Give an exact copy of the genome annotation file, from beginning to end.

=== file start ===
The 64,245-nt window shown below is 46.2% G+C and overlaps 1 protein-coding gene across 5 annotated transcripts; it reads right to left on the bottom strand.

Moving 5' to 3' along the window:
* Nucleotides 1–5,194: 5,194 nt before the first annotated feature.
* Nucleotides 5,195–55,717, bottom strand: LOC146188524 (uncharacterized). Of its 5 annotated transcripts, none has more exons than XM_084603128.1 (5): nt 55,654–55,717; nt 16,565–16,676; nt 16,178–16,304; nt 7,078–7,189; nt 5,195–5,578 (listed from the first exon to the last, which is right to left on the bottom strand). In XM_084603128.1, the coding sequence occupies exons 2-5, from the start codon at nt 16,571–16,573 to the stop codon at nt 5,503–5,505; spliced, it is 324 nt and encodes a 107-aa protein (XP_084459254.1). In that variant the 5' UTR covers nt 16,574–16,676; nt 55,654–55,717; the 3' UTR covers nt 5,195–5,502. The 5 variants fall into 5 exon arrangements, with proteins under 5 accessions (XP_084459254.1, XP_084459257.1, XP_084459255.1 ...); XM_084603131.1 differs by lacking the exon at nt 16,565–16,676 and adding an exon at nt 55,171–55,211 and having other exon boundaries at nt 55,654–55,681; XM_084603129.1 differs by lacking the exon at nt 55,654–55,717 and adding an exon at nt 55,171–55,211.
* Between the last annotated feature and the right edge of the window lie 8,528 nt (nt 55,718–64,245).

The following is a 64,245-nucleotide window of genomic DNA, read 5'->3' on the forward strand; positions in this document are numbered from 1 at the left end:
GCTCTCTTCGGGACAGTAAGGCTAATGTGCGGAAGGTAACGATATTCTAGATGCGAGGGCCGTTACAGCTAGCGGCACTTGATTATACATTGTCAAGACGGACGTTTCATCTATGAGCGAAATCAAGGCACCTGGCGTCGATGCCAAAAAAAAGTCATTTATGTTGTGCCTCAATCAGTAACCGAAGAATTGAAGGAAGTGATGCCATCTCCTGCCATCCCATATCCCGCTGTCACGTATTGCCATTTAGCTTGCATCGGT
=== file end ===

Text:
The 64,245-nt window shown below is 46.2% G+C and overlaps 1 protein-coding gene across 5 annotated transcripts; it reads right to left on the bottom strand.

Moving 5' to 3' along the window:
* Nucleotides 1–5,194: 5,194 nt before the first annotated feature.
* Nucleotides 5,195–55,717, bottom strand: LOC146188524 (uncharacterized). Of its 5 annotated transcripts, none has more exons than XM_084603128.1 (5): nt 55,654–55,717; nt 16,565–16,676; nt 16,178–16,304; nt 7,078–7,189; nt 5,195–5,578 (listed from the first exon to the last, which is right to left on the bottom strand). In XM_084603128.1, the coding sequence occupies exons 2-5, from the start codon at nt 16,571–16,573 to the stop codon at nt 5,503–5,505; spliced, it is 324 nt and encodes a 107-aa protein (XP_084459254.1). In that variant the 5' UTR covers nt 16,574–16,676; nt 55,654–55,717; the 3' UTR covers nt 5,195–5,502. The 5 variants fall into 5 exon arrangements, with proteins under 5 accessions (XP_084459254.1, XP_084459257.1, XP_084459255.1 ...); XM_084603131.1 differs by lacking the exon at nt 16,565–16,676 and adding an exon at nt 55,171–55,211 and having other exon boundaries at nt 55,654–55,681; XM_084603129.1 differs by lacking the exon at nt 55,654–55,717 and adding an exon at nt 55,171–55,211.
* Between the last annotated feature and the right edge of the window lie 8,528 nt (nt 55,718–64,245).

The following is a 64,245-nucleotide window of genomic DNA, read 5'->3' on the forward strand; positions in this document are numbered from 1 at the left end:
GCTCTCTTCGGGACAGTAAGGCTAATGTGCGGAAGGTAACGATATTCTAGATGCGAGGGCCGTTACAGCTAGCGGCACTTGATTATACATTGTCAAGACGGACGTTTCATCTATGAGCGAAATCAAGGCACCTGGCGTCGATGCCAAAAAAAAGTCATTTATGTTGTGCCTCAATCAGTAACCGAAGAATTGAAGGAAGTGATGCCATCTCCTGCCATCCCATATCCCGCTGTCACGTATTGCCATTTAGCTTGCATCGGT